As with Chungking, one may benefit from a second or third viewing of Ashes as it is highly elliptical. The angst-ridden characters set in a background of Japanese-Buddhist aesthetics and philosophy are rare features of a gongfu genre film. The only instance of a swordsman's vain quest for ambition and fame is portrayed by the director's former mentor Patrick Tam Jia-ming (of The Sword and Snow is Burning fame) who also serves as editor and producer of the film. The legendary Lin Ching-hsia plays a dual role as Murong Yin and Murong Yang, the daughter and son of the Murong clan.

Ouyang Feng or Malicious West narrates the minimally coherent story of his role as a hired killer's intermediary agent who has lived in self-imposed exile in the desert ever since his lover (Maggie Cheung) married his elder brother after her waiting becomes apparently futile. Malicious West engages in long monologues -- reflecting on his vainglorious but futile ambition (also Patrick Tam's theme in The Sword) and on his greatest sorrow and regret, his lost love. Wong introduces the element of amnesia to accentuate his chief preoccupation, memory. In Ashes, Malicious West and Evil East drink the wine of forgetfulness to obliterate painful memories of the past which have shaped their destinies. They know they are deluding themselves but it is their only solace. The melancholic Malicious West is the same character as the rookie cop (played by Andy Lau) who pines for the sea in Days of Being Wild.

The director also shows a certain understanding of the female psyche in the compassionate depiction of Malicious West's thwarted love who mourns her own lost love and happiness. She is the typical Murasaki Shikibu heroine who is defeated by melancholy and inevitable change. When looking out of the window and talking to Evil East about her two-year old son, she reflects that beautiful moments are only illusions, that her child will grow up and eventually leave her. The only constant is change and death.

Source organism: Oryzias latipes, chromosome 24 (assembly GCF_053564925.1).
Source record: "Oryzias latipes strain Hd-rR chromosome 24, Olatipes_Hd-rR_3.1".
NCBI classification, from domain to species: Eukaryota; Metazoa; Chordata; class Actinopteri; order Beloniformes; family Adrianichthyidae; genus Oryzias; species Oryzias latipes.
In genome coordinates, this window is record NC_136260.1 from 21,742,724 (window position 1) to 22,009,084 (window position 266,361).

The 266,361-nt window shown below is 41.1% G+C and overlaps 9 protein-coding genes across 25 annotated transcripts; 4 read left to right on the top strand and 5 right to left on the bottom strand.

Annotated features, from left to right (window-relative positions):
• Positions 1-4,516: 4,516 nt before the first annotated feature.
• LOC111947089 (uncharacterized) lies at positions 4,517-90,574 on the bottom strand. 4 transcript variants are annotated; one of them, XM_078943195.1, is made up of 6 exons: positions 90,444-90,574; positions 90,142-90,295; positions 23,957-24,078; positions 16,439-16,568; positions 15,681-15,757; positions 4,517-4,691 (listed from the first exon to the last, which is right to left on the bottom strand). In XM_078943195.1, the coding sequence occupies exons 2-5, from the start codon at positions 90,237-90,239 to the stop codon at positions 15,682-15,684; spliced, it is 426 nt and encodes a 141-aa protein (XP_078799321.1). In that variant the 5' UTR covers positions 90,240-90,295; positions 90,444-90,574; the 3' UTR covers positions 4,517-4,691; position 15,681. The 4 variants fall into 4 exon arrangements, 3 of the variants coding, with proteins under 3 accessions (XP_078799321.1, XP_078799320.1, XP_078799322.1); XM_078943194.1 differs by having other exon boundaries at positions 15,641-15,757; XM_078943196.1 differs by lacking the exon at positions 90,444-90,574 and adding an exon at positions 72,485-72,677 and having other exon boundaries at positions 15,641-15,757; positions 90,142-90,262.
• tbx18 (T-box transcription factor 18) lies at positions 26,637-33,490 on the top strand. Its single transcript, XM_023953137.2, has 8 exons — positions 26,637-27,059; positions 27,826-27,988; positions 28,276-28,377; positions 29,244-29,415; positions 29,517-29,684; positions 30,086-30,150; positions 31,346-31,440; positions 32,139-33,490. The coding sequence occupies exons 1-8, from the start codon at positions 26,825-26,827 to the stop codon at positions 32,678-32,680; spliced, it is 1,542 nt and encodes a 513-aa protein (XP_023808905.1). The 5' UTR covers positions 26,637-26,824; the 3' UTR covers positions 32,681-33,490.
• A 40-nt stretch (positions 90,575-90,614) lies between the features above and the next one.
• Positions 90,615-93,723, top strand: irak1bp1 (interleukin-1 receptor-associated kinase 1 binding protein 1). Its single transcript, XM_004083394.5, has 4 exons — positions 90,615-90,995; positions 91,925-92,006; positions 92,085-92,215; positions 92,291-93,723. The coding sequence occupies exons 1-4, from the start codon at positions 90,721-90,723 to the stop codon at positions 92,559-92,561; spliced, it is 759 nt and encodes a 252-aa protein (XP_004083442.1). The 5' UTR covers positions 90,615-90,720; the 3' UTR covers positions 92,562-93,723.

In intercutting between the past and the present, as in Alain Resnais' Hiroshima Mon Amour, we are reminded of the awesome sense of futility and loss, especially of lost opportunities, in the lives of the film's characters. Thus like Marcel Proust who believes one can only capture time and "freeze" it through memory, Wong's Ashes is a reworked version of Remembrance of Things Past in which the characters feel the universal human need to regain time lost.

In just four films which are highly derivative of existentialist European cinema and literature, Wong Kar Wai has imposed his Eastern sensibility and stamped them with his mark of authority. Whether he is working on genre films (like the established but hackneyed gangster or martial arts films), or paying homage to the great traditional 1960s Hong Kong cinema featuring alienated Casanovas and lonely drifters, he has consistently kept to his uniquely oblique and disquieting vision of lonely individuals trying to find meaning and identity in an absurd universe.

All past achievements considered, Wong Kar-wai is truly a tour de force personality and an uncompromising, talented film artist of the highest calibre and integrity.

end of article

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  • View Notes
    • 1. Director Wong Kar-wai was born in Shanghai, China, 1958 and immigrated to Hong Kong as a child. He graduated from the Hong Kong Polytechnic in 1980 and later worked for Hong Kong Television. In 1982, Wong Kar-wai started writing screenplays. His 1988 directorial debut was presented in the Critic's Week at the Cannes Film Festival. -- Films: As Tears Go By (1988), Days of Being Wild (1991), Chungking Express (1994), Ashes of Time (1994).